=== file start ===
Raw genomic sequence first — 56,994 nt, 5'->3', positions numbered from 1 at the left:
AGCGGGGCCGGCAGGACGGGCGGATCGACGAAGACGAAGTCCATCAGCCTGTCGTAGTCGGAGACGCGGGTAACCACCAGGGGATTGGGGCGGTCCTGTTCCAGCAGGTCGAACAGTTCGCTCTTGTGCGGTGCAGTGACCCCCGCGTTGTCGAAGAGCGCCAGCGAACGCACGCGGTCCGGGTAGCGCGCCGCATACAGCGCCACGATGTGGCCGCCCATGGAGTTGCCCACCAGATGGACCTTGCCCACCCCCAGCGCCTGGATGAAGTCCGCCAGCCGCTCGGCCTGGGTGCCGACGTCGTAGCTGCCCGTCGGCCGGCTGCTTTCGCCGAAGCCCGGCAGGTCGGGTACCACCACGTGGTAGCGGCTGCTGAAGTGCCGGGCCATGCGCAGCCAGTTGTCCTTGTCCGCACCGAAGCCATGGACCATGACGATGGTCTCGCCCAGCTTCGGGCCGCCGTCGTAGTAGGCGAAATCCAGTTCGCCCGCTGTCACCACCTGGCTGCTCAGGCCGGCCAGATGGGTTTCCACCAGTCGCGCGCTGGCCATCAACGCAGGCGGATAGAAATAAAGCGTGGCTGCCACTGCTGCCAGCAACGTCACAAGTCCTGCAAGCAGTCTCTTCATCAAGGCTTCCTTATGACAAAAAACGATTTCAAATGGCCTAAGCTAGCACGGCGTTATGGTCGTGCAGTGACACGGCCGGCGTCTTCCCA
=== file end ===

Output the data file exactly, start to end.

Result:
Raw genomic sequence first — 56,994 nt, 5'->3', positions numbered from 1 at the left:
AGCGGGGCCGGCAGGACGGGCGGATCGACGAAGACGAAGTCCATCAGCCTGTCGTAGTCGGAGACGCGGGTAACCACCAGGGGATTGGGGCGGTCCTGTTCCAGCAGGTCGAACAGTTCGCTCTTGTGCGGTGCAGTGACCCCCGCGTTGTCGAAGAGCGCCAGCGAACGCACGCGGTCCGGGTAGCGCGCCGCATACAGCGCCACGATGTGGCCGCCCATGGAGTTGCCCACCAGATGGACCTTGCCCACCCCCAGCGCCTGGATGAAGTCCGCCAGCCGCTCGGCCTGGGTGCCGACGTCGTAGCTGCCCGTCGGCCGGCTGCTTTCGCCGAAGCCCGGCAGGTCGGGTACCACCACGTGGTAGCGGCTGCTGAAGTGCCGGGCCATGCGCAGCCAGTTGTCCTTGTCCGCACCGAAGCCATGGACCATGACGATGGTCTCGCCCAGCTTCGGGCCGCCGTCGTAGTAGGCGAAATCCAGTTCGCCCGCTGTCACCACCTGGCTGCTCAGGCCGGCCAGATGGGTTTCCACCAGTCGCGCGCTGGCCATCAACGCAGGCGGATAGAAATAAAGCGTGGCTGCCACTGCTGCCAGCAACGTCACAAGTCCTGCAAGCAGTCTCTTCATCAAGGCTTCCTTATGACAAAAAACGATTTCAAATGGCCTAAGCTAGCACGGCGTTATGGTCGTGCAGTGACACGGCCGGCGTCTTCCCA